From Baseball America's story about 2009's Player of the Year:
- ATLANTA-The parallels between players are impossible to miss, yet it doesn't take long for Braves officials to try and distance Jason Heyward from former Braves phenom Jeff Francoeur.
Braves general manager Frank Wren and farm director Kurt Kemp are comfortable with the suggestion that Heyward, who just turned 20, is on track to one day be the face of the franchise, or at least join catcher Brian McCann in sharing the role as the career of Chipper Jones winds down in Atlanta.
So they speak in a respectful yet hesitant way, mindful that there is only so much they can do to manage perceptions. It's natural for people to wonder if Francoeur left behind a cautionary tale, which the Braves used to create a new template that they're applying to Heyward.
"The answer to that, I would say, is no," Kemp said. "I can't give you an example of something we would do differently. I think we have to fairly give Jason Heyward a chance to be Jason Heyward. I think he is his own person, with his own personal makeup. . . with the similarity that they're both hometown guys."
Oh, gosh. I don't think the parallels tell us anything at all about Jason Heyward.
Francoeur's first significant time in Double-A came when he was 21; in 84 games, he struck out 76 times, drew 21 walks, and posted a .322 on-base percentage.
Heyward's first time in Double-A came this summer, when he was just turning 20; in 47 games he struck out 19 times, drew 28 walks, and posted a .446 on-base percentage.
The sample sizes are small, and so we shouldn't assume that the difference between their Class AA talents are quite as massive as those numbers would suggest. But there's really no comparison between them, and the comparisons are being made only because the Braves promoted to the majors a Double-A player with a .322 on-base percentage.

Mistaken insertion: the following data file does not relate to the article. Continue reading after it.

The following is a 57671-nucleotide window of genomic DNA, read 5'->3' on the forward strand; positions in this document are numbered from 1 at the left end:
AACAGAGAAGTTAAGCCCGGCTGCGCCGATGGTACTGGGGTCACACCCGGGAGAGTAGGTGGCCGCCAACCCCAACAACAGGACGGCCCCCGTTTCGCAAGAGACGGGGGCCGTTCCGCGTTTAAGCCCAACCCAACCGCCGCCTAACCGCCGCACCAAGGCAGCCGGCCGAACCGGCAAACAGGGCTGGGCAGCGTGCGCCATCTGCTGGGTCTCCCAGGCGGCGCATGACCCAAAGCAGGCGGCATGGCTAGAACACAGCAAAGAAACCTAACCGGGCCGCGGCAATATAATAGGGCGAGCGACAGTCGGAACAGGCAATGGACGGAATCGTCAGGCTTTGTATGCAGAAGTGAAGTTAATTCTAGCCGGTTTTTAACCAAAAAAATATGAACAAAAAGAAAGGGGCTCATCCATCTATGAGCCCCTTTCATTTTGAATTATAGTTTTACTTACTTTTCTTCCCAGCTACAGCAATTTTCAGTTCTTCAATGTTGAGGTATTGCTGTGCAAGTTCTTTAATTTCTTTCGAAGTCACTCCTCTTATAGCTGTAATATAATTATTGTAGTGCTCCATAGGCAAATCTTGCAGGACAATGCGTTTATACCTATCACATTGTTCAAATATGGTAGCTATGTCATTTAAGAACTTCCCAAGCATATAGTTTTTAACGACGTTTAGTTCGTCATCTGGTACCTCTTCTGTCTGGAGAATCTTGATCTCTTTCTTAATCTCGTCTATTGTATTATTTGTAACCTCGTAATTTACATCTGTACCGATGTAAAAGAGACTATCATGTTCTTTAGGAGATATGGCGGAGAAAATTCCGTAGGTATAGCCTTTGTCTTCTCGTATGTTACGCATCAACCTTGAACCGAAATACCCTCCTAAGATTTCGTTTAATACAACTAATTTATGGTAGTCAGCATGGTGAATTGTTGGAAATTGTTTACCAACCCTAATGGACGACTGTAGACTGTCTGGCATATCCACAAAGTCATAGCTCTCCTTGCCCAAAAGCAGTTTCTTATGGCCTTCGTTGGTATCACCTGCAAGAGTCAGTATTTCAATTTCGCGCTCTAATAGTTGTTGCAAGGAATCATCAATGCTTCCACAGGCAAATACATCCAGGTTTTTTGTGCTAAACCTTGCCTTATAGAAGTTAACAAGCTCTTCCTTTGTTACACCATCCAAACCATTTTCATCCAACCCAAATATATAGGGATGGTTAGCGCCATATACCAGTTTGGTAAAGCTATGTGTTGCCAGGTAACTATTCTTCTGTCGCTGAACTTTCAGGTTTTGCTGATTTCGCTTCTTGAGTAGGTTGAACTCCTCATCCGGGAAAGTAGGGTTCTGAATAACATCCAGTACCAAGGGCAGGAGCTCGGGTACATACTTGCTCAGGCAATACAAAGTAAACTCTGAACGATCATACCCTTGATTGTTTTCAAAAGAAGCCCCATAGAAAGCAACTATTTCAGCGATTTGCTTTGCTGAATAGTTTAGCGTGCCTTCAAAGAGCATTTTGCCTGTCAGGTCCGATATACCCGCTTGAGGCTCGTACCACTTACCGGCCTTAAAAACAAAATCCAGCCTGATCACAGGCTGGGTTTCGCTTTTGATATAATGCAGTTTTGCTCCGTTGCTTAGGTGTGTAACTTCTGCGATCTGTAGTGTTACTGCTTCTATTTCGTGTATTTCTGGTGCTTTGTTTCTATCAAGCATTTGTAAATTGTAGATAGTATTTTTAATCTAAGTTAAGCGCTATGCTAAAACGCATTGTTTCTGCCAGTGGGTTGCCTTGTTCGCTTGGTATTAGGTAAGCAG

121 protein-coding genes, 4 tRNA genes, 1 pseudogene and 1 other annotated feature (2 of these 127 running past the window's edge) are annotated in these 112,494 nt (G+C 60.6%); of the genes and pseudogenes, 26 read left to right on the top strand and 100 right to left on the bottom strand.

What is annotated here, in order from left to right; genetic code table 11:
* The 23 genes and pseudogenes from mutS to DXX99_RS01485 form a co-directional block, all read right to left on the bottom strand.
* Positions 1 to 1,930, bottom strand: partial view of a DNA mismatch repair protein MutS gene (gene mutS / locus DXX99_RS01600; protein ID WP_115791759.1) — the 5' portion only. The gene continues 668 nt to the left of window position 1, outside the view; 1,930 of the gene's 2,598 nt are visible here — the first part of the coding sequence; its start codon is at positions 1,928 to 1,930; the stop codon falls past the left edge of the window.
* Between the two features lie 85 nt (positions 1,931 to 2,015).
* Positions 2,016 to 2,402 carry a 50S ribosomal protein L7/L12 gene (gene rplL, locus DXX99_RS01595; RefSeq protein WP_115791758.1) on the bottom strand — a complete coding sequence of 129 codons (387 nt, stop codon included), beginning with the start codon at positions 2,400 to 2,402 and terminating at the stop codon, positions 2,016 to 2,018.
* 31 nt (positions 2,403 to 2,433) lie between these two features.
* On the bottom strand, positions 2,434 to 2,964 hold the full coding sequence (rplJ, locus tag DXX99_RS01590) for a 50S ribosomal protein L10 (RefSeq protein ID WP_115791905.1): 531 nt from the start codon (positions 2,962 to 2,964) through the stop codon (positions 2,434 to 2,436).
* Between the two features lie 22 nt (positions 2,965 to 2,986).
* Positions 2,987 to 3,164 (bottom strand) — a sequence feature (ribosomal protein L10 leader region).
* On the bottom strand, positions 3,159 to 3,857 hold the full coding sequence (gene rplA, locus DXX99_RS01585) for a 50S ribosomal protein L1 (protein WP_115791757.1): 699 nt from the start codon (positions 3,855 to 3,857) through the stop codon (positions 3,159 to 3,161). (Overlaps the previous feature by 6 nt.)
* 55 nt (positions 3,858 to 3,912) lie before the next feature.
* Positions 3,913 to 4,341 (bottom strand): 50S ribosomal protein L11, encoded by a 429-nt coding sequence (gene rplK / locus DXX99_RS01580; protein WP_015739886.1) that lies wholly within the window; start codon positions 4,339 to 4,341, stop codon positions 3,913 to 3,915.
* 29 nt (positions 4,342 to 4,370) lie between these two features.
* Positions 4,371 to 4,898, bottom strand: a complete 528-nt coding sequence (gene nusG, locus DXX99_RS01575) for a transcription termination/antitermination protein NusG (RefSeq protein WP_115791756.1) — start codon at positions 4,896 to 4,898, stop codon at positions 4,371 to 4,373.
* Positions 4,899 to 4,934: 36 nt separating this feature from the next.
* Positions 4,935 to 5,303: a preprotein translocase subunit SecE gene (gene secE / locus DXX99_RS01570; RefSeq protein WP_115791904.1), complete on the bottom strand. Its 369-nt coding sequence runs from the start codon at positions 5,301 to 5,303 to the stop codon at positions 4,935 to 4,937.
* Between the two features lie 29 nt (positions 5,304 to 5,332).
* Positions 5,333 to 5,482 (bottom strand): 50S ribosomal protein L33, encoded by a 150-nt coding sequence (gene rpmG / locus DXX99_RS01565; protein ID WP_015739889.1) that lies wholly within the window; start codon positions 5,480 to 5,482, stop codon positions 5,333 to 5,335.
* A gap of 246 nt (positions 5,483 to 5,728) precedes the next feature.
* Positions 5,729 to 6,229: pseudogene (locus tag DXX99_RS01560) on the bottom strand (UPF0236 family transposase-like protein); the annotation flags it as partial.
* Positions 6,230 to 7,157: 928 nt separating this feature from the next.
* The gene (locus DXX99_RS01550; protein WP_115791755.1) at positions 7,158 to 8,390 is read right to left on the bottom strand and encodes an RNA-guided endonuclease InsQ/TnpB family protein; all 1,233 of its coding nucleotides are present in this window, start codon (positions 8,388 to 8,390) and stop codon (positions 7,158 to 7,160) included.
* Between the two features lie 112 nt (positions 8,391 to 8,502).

Somehow, that worked for about three months. This year they tried essentially the same thing with Jordan Schafer, and it worked for about one game. Jason Heyward might be, right now, a better hitter than Jeff Francoeur ever has been or will be. He's a big right fielder, and while the Braves presumably don't want to rush him to the majors -- as they obviously did with Francoeur and Schafer -- their current right fielders have been doing well enough. Granted, left fielder Garret Anderson's been a disaster lately ... but then again, if the Braves were going to address that deficiency, they probably would have done it months ago.
Management has done a fine job addressing the Braves' needs this season, replacing Schafer with Nate McLouth and Kelly Johnson with Martin Prado, and picking up Ryan Church to team with Matt Diaz in right field. But they're now so far out of contention that sticking with Anderson for six months will merit hardly a footnote.
Next season will come soon enough. So will Jason Heyward.